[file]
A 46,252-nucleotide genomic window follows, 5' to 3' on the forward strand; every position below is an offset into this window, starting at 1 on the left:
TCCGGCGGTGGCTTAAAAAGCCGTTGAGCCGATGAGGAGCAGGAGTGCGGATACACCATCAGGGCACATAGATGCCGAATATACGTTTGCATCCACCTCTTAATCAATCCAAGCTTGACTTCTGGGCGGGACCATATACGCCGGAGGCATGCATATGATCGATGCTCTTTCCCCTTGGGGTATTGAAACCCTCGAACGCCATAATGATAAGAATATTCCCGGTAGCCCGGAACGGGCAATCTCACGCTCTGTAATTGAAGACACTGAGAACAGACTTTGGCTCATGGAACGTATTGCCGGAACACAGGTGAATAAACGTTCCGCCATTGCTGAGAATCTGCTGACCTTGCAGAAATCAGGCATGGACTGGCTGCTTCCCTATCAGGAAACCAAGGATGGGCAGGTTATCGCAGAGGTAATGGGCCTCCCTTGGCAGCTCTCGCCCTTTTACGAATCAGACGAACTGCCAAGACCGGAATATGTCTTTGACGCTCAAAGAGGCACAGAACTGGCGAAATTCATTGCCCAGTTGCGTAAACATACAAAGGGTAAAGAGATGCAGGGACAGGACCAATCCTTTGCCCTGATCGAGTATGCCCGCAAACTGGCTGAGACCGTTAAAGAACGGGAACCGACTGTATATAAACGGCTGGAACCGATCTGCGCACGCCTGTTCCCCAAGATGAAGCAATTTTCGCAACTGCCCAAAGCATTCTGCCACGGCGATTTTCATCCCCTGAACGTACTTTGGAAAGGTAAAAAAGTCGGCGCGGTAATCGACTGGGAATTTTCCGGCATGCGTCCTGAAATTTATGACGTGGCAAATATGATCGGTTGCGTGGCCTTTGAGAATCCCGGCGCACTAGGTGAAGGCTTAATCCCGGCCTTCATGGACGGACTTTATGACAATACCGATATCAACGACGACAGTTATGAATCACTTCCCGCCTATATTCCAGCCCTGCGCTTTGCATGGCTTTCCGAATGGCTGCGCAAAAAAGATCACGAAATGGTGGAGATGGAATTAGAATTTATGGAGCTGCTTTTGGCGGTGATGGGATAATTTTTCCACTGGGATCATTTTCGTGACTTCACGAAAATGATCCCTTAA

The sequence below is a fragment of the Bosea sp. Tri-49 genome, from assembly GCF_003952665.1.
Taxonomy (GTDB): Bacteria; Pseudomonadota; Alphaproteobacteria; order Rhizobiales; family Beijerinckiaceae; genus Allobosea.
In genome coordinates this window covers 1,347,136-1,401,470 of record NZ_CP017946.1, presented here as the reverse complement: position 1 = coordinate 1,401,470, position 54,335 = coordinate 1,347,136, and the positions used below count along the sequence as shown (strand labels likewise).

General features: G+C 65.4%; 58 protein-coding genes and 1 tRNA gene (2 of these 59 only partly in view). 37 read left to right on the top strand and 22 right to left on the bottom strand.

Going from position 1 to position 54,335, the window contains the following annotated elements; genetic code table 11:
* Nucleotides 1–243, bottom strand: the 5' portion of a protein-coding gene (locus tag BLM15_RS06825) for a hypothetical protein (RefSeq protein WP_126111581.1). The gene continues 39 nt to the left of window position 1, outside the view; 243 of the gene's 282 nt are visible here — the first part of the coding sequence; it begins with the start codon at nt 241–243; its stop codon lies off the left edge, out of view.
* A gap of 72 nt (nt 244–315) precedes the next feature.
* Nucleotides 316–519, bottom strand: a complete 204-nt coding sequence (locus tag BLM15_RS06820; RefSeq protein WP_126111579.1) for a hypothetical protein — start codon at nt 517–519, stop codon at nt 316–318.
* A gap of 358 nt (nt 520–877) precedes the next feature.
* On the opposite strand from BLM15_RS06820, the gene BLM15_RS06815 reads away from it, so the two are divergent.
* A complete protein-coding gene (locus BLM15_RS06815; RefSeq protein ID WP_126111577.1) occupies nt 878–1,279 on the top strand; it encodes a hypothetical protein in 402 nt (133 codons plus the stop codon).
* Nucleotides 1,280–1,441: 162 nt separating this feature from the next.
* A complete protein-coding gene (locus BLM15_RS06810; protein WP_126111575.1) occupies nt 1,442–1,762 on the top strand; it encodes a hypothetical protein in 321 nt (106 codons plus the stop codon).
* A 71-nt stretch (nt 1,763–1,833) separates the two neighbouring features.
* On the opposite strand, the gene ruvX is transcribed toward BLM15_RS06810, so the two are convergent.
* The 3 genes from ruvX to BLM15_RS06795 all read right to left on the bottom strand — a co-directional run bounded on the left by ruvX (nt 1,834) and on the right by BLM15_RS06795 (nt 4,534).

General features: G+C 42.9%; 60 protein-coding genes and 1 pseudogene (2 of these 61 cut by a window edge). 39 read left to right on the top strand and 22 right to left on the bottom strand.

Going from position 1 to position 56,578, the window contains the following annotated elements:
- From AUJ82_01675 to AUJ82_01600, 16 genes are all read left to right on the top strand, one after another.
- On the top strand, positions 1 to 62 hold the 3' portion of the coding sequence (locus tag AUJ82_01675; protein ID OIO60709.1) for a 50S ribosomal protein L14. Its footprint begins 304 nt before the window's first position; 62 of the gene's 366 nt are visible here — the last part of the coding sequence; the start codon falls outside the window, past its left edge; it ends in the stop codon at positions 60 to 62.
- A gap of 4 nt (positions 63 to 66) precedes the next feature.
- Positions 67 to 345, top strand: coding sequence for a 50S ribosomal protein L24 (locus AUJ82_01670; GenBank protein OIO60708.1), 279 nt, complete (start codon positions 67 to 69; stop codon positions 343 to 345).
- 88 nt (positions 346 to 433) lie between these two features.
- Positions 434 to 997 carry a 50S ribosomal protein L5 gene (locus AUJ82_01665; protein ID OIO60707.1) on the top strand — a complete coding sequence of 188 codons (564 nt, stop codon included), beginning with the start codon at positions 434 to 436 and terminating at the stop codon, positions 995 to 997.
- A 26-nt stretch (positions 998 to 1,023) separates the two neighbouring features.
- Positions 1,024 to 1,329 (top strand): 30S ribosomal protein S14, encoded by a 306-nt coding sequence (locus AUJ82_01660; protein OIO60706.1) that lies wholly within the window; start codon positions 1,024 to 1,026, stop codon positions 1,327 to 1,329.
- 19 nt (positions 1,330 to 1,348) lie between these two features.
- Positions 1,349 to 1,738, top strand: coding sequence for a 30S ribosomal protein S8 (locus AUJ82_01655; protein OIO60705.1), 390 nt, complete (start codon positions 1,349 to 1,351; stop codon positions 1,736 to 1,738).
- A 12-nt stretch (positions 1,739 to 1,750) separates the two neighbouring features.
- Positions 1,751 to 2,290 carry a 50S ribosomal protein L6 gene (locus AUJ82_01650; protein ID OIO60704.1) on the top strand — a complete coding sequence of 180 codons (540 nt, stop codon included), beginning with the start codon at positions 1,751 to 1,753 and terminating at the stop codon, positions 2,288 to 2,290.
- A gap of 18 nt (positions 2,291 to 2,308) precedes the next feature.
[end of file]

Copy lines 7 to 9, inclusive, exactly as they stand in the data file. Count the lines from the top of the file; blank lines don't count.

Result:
Going from position 1 to position 54,335, the window contains the following annotated elements; genetic code table 11:
* Nucleotides 1–243, bottom strand: the 5' portion of a protein-coding gene (locus tag BLM15_RS06825) for a hypothetical protein (RefSeq protein WP_126111581.1). The gene continues 39 nt to the left of window position 1, outside the view; 243 of the gene's 282 nt are visible here — the first part of the coding sequence; it begins with the start codon at nt 241–243; its stop codon lies off the left edge, out of view.
* A gap of 72 nt (nt 244–315) precedes the next feature.